It seems appropriate I wouldn’t have even known about last week’s HighEdWeb regional conference at Cornell if not for Twitter. The hot site was a key thread of the conference, but Twitter’s success mirrors what the conference reinforced for me: Technology is great, but ultimately people are what count.
I jokingly referred to the conference as Twitter: Behind The Avatars, because I met a lot of neat folks I only knew from Twitter and gained a few more tweeps. I was one of the busy live-tweeters imparting information and interpretations for those not present. Though if you look through the #hewebcornell hash tags you’ll also see lots of snarky comments, jokes and even spirited debate over speakers’ points.
A very quick recap (140 characters or less) of speakers and key points:
* Dirk Swart (Cornell) on introductory usability: champion simplicity, make users comfortable, provide consistent layout, function > form.
* Rachel Reuben (New Paltz) and eduGurus, social media storytelling. Great minds emphasizing content, authenticity, building community, goals.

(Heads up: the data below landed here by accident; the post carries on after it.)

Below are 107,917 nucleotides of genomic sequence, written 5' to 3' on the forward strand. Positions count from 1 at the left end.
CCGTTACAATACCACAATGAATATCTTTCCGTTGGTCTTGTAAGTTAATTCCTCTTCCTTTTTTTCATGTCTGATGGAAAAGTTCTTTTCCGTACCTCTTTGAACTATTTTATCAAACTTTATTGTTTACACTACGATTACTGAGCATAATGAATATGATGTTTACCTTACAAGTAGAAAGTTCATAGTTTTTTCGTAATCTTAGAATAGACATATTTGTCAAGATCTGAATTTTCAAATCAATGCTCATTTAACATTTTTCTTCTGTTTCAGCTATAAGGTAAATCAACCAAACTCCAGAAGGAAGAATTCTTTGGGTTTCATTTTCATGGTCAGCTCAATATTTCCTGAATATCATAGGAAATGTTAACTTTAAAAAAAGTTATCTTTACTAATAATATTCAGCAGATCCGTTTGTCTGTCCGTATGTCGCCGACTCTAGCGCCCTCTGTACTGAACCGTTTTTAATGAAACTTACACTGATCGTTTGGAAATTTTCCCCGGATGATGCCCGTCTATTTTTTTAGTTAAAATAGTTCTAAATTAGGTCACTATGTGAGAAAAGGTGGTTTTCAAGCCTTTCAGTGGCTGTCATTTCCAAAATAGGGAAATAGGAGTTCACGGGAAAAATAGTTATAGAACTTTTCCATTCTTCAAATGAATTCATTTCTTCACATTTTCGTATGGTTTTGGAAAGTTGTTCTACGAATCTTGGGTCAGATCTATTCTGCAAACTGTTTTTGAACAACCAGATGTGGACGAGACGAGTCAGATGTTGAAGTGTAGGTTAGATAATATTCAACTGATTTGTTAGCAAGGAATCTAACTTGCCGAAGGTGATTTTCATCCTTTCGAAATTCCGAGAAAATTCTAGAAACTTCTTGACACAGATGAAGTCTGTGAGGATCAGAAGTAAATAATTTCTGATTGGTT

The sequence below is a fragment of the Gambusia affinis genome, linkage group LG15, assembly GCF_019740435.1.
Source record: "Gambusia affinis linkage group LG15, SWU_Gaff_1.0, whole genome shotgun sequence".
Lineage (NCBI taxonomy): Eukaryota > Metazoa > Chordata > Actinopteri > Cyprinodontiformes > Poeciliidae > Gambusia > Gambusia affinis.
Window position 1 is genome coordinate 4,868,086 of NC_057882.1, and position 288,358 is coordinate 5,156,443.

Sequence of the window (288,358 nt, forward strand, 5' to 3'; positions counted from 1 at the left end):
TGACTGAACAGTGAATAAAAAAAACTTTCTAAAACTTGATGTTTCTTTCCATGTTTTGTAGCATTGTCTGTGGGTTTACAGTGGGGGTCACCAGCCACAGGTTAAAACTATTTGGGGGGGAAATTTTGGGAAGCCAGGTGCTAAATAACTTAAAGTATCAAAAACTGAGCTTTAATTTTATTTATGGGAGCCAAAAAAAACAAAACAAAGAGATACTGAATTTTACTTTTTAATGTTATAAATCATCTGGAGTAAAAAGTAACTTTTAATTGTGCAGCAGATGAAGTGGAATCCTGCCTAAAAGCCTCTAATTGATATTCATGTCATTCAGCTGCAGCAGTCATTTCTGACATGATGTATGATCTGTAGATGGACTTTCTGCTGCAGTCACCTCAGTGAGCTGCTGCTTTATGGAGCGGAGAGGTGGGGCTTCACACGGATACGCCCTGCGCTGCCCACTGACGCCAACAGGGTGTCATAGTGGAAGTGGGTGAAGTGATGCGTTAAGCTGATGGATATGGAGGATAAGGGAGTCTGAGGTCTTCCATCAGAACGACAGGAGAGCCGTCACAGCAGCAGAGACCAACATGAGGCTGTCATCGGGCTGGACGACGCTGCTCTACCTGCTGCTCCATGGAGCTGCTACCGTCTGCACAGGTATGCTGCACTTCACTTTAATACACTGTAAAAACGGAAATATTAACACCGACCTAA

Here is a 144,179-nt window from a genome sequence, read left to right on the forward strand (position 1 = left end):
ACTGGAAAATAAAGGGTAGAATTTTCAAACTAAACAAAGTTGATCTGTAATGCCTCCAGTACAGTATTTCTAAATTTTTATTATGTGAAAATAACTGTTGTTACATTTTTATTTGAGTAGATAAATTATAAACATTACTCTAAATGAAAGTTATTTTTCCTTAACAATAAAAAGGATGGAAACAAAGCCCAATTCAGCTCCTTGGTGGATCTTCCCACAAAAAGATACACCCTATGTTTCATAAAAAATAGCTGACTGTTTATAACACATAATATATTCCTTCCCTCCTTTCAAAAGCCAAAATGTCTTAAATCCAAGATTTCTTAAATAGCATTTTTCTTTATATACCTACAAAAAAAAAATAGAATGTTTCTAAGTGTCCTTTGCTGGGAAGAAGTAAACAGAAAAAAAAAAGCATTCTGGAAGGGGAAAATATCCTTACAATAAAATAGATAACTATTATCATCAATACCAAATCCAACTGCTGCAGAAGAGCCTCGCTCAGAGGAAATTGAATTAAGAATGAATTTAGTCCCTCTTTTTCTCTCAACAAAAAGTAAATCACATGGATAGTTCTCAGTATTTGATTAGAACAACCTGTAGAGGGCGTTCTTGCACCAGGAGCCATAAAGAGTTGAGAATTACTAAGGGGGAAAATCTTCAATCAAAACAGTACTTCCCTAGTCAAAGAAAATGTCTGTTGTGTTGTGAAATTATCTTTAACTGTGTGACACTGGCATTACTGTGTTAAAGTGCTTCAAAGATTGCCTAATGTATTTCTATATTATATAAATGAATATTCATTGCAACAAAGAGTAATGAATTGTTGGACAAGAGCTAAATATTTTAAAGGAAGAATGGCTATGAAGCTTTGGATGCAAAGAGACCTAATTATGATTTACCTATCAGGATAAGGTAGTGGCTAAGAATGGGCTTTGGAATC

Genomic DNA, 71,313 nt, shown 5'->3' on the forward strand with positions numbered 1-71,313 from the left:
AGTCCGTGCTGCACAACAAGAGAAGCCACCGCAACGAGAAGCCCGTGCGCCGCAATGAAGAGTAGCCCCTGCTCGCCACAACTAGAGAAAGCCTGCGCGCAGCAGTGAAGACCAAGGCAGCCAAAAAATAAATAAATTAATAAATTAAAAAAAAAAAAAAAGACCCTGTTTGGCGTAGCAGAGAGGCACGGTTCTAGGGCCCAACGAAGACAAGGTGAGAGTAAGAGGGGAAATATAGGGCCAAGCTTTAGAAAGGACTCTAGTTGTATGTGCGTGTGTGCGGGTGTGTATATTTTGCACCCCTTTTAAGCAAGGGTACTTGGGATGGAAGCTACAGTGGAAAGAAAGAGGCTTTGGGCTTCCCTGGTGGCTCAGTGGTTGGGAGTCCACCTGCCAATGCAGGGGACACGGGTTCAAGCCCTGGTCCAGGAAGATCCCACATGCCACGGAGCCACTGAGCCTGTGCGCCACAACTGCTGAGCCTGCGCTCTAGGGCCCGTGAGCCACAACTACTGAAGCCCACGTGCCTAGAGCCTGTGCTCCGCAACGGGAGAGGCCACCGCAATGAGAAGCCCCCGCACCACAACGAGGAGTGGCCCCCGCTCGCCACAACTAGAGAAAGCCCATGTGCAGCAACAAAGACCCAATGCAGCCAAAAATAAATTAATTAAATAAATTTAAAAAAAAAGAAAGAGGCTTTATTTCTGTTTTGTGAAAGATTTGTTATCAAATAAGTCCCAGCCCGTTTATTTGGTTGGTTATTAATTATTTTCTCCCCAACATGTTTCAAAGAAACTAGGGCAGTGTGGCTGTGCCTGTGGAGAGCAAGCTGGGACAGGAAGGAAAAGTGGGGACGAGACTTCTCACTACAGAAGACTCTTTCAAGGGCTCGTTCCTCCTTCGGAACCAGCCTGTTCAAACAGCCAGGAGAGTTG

* Casey Dreier (Cornell) on launch sites: give subgroups hyperlocal content, make info delivery flexible, keep your sites interesting/fresh.
* Jesse Rodgers (Waterloo U) on project management: track issues; contain scope, cost, time; ID risks/alternatives; consider critical paths.
* Mark Greenfield (UBuffalo) on embracing change: What are colleges’ core competencies? What will be outsourced? Evolution key to survival.
At the end of the conference, I watched a few engaged higher-ed social-media types — @rachelreuben, @ICchris, @jakedaniel and @jrodgers — talking to @kprentiss about a fascinating project he’s developing. Preparing to leave, I realized that, even though I previously only knew most of these people via Twitter, I had thoughts to share with each of them: a compliment for a presentation, a good-luck for an exciting idea discussed, a thanks for making this fun. Sure, the technology brought us together, but ultimately what I found on the other end of the avatars were a lot of interesting folks. The things that connect us will come and go, but connections with quality people have the real lasting value.